I have occasionally brought musical instruments on flights, and sometimes it's a bit nerve-wrecking. Once I ended up on economy class on a completely packed European flight and there was no overhead space available at all. Luckily I had been given a free upgrade to business class when boarding, so I was reasonably close to the front section of the plane, the flight attendant noticed and made me pass the instrument over the heads of the other passengers so that she could put it in the closet just in front of the first seat row.

How many strings does your harpsicle have? I'm mostly just curious, but my GF plays harp and she doesn't like to be away from it even for just a few days. :)

-Tor


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PostPosted: Mon Aug 26, 2013 1:52 pm 
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Tor wrote:
That's good to hear Redwolf.

I have occasionally brought musical instruments on flights, and sometimes it's a bit nerve-wrecking. Once I ended up on economy class on a completely packed European flight and there was no overhead space available at all. Luckily I had been given a free upgrade to business class when boarding, so I was reasonably close to the front section of the plane, the flight attendant noticed and made me pass the instrument over the heads of the other passengers so that she could put it in the closet just in front of the first seat row.

How many strings does your harpsicle have? I'm mostly just curious, but my GF plays harp and she doesn't like to be away from it even for just a few days. :)

-Tor


It's got 26 strings (3 1/2 octaves)...no levers, but it's easy enough to re-tune quickly. It's got a soft, delicate voice, but a pleasant one.

BTW, I will definitely take advantage of the pre-boarding option in the future. It never occurred to me before this trip that I could do that, and it made all the difference in getting the instrument settled before everyone piled on with their "I'm carrying everything I need for a month-long trip and then some" oversized carry-ons.

Redwolf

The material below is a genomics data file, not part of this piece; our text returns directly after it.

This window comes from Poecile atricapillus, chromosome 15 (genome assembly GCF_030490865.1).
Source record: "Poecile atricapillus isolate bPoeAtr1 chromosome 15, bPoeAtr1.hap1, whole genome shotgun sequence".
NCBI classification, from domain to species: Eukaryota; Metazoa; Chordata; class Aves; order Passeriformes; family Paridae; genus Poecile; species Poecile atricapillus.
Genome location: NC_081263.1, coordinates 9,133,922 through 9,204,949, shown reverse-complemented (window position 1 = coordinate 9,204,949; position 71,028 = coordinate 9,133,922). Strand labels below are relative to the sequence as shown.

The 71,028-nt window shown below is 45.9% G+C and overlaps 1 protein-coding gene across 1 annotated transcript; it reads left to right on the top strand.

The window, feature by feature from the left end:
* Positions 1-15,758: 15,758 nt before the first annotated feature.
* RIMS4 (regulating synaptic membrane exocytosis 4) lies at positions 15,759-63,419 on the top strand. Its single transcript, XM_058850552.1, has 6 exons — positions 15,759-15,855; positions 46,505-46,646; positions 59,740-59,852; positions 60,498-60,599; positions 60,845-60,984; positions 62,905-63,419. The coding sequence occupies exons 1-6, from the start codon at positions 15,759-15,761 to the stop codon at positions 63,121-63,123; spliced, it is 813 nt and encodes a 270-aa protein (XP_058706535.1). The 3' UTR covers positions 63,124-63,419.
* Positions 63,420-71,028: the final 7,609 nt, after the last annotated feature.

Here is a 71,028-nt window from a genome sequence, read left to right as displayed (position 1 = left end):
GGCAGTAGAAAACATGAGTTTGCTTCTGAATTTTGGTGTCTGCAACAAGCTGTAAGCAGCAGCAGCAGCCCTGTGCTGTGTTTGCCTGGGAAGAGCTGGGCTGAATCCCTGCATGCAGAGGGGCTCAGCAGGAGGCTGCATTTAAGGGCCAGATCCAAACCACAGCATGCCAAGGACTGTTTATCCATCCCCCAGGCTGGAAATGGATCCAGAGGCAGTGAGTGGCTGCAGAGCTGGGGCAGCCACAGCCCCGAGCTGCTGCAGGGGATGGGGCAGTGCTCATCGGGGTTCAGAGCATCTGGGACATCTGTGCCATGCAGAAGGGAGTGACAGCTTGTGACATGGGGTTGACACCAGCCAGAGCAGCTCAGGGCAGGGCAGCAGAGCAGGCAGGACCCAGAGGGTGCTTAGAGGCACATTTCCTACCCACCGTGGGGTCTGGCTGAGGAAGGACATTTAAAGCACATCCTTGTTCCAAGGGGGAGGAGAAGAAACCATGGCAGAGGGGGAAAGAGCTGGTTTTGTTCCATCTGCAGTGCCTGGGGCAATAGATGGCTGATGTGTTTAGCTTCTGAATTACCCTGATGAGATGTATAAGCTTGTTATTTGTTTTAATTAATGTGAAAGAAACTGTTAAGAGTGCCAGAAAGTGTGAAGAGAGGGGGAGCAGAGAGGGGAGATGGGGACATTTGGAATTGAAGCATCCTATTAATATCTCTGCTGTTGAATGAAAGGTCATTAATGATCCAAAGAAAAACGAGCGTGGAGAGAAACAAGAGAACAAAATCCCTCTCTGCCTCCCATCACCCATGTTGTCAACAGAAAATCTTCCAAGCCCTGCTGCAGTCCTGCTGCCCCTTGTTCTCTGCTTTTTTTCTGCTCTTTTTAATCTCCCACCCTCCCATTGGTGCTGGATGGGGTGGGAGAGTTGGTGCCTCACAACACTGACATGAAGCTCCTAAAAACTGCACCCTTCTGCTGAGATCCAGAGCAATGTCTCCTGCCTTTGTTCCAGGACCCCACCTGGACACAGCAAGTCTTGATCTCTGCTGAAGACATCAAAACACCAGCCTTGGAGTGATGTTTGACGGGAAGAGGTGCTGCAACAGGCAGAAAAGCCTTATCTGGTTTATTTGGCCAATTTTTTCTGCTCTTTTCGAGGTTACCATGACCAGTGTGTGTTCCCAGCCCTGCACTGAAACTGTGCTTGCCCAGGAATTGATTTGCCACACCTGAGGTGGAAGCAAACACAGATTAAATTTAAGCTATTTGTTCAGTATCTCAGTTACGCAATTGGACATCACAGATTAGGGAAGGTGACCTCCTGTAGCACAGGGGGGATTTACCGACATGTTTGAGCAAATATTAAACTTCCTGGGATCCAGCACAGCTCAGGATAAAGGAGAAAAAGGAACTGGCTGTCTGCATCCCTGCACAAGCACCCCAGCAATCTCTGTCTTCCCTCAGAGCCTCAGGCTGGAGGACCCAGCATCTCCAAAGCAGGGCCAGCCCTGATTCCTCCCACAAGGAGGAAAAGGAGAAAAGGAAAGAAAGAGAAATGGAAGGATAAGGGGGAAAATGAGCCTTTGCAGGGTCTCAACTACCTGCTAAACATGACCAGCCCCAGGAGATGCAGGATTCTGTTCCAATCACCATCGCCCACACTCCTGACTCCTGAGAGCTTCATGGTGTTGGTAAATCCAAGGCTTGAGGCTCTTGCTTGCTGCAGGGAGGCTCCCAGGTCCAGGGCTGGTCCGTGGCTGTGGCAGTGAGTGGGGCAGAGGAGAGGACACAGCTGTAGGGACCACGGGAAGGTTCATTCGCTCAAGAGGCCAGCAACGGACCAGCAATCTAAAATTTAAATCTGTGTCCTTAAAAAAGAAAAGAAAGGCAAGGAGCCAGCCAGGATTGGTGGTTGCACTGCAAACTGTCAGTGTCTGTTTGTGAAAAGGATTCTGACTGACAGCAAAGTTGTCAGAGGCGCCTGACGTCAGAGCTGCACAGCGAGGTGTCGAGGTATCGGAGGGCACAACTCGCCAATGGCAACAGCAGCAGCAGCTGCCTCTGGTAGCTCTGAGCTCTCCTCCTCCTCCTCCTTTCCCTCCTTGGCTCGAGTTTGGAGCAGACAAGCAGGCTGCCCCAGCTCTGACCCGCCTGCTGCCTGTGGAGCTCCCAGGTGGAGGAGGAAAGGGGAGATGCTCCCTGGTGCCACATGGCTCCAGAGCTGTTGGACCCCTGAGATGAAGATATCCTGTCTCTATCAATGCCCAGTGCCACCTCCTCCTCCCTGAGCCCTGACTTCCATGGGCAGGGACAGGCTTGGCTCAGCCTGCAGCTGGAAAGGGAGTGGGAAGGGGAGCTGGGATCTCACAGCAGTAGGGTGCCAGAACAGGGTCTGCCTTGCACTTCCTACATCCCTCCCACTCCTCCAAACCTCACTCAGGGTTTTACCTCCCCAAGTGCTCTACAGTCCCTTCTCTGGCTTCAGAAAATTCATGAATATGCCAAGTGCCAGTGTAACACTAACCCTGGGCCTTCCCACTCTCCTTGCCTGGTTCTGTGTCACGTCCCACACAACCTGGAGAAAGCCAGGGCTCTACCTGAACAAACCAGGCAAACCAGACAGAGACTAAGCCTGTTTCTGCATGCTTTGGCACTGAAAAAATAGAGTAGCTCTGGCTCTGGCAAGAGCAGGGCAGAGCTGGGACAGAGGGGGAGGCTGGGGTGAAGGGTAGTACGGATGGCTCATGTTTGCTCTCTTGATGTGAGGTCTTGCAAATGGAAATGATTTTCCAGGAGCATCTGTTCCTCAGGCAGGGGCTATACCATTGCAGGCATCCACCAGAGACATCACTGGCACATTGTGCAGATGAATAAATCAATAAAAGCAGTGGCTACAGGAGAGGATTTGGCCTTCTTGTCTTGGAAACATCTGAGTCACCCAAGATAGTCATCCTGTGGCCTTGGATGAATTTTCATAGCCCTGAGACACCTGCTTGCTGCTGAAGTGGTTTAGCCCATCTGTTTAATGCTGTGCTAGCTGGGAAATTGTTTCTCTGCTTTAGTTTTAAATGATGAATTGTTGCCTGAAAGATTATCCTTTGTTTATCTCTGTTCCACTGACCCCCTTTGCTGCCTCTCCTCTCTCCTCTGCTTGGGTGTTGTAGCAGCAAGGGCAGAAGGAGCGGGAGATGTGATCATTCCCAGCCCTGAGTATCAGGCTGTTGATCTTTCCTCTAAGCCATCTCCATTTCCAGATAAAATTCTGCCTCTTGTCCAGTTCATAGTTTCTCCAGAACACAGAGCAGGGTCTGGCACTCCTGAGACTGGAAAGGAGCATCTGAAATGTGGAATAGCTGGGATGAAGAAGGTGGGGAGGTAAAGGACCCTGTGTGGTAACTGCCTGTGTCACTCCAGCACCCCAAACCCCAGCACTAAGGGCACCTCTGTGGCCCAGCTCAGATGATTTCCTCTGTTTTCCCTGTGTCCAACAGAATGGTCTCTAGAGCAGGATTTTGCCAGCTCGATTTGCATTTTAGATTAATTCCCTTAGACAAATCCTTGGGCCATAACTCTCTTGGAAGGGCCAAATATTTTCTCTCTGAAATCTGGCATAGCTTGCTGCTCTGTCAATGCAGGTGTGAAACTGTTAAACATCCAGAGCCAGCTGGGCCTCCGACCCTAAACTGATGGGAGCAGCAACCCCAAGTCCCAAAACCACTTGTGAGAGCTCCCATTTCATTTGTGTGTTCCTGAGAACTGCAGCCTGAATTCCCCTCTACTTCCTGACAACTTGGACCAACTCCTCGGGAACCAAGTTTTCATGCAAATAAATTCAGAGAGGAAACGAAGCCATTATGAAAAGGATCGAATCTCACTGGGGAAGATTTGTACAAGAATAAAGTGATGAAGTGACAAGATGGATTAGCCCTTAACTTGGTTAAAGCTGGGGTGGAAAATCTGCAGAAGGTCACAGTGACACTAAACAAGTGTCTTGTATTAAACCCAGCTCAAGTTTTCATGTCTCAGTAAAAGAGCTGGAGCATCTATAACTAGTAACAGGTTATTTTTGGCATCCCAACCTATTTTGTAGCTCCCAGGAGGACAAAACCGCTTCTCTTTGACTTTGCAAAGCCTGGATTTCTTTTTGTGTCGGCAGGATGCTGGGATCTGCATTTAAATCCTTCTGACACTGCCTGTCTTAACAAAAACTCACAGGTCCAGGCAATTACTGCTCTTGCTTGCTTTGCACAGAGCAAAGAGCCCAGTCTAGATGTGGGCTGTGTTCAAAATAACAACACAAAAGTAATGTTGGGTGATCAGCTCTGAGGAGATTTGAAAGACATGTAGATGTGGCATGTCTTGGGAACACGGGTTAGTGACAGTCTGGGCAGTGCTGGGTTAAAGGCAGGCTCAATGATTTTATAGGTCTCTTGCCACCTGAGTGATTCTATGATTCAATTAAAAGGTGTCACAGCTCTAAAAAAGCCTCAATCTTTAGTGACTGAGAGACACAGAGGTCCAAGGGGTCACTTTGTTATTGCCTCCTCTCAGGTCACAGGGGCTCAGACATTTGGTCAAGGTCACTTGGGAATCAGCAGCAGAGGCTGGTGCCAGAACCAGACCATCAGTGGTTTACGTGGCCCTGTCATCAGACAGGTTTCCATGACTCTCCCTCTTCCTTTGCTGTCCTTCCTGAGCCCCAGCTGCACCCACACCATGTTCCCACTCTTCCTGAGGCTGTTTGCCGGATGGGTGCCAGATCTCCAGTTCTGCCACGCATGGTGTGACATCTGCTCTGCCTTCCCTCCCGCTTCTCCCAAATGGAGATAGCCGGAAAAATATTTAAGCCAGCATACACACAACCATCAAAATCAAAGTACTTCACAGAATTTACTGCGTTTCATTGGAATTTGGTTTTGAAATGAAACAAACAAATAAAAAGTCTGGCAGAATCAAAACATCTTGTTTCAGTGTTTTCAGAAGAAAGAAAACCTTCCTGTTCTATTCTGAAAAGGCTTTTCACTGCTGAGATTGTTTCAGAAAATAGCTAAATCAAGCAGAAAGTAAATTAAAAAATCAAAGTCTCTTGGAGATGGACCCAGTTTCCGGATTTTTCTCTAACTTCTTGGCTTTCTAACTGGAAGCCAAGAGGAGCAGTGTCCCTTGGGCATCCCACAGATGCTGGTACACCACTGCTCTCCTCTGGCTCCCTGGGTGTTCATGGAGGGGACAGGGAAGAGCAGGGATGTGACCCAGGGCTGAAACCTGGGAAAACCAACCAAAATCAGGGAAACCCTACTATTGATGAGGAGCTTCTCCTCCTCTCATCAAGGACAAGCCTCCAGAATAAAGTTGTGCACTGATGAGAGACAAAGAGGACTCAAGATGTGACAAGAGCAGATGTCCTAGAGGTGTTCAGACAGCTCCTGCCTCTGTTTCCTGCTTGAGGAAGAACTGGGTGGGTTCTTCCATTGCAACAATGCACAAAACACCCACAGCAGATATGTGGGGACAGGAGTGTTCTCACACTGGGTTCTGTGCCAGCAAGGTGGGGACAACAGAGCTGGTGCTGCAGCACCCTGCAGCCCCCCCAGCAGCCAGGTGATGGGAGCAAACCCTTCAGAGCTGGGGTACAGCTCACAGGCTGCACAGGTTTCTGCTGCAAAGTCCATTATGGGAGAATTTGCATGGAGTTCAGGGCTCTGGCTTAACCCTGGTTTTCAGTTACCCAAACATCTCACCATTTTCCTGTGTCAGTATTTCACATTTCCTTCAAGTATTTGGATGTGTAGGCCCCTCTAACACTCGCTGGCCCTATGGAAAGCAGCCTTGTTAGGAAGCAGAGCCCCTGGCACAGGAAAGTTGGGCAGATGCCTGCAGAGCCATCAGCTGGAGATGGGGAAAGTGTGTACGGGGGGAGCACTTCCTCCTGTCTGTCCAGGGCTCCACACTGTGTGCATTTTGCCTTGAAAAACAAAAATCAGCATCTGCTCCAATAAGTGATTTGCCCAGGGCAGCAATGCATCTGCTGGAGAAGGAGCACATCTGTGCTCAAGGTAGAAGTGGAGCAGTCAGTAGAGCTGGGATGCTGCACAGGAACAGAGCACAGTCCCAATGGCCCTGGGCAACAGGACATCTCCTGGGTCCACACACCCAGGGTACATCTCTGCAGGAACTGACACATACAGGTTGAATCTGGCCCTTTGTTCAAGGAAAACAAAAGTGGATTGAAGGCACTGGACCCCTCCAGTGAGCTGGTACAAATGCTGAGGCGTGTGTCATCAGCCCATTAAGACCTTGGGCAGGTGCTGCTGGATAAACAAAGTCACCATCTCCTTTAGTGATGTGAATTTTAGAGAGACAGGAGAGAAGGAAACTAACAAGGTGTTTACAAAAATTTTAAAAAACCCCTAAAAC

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PostPosted: Mon Aug 26, 2013 2:13 pm 
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Good idea about the pre-boarding.
My GF's harp has 27 strings. I'll measure it (or rather the padded bag) and then do some thinking.

-Tor


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PostPosted: Mon Aug 26, 2013 3:41 pm 
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Tor wrote:
Good idea about the pre-boarding.
My GF's harp has 27 strings. I'll measure it (or rather the padded bag) and then do some thinking.

-Tor


The limiting factor on most harps is the base. Typically, they flare out significantly at the base (or, as my daughter puts it, "they have big butts"). What makes the Harpsicle easy to travel with is it doesn't have that flare...the sound box is the same width at the bottom as at the top. That's more of a factor than the number of strings (in fact, my Dusty Strings Ravenna and my Dreamsinger Bard both have the same number of strings as the Harpsicle, but you'd never get either of them in an overhead bin!)

It's nice, frankly, to have an inexpensive little harp that you can travel with. I even took the Harpsicle down onto the beach at An Trá Bán in Donegal...a gazillion steps with the little 'Sicle in its case on my back! I had a great time playing it on the beach!

Redwolf

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PostPosted: Mon Aug 26, 2013 4:25 pm 
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Thanks RedWolf.

Her harp's soundbox indeed has a flare.. well, the triangular shape. I shall look into Harpsicles! I don't know much about harps, I thought the only mobile alternatives were the mini harps or lyre harps.. I don't think they are useful alternatives for my GF. And they even have triangular soundboxes like their bigger cousins.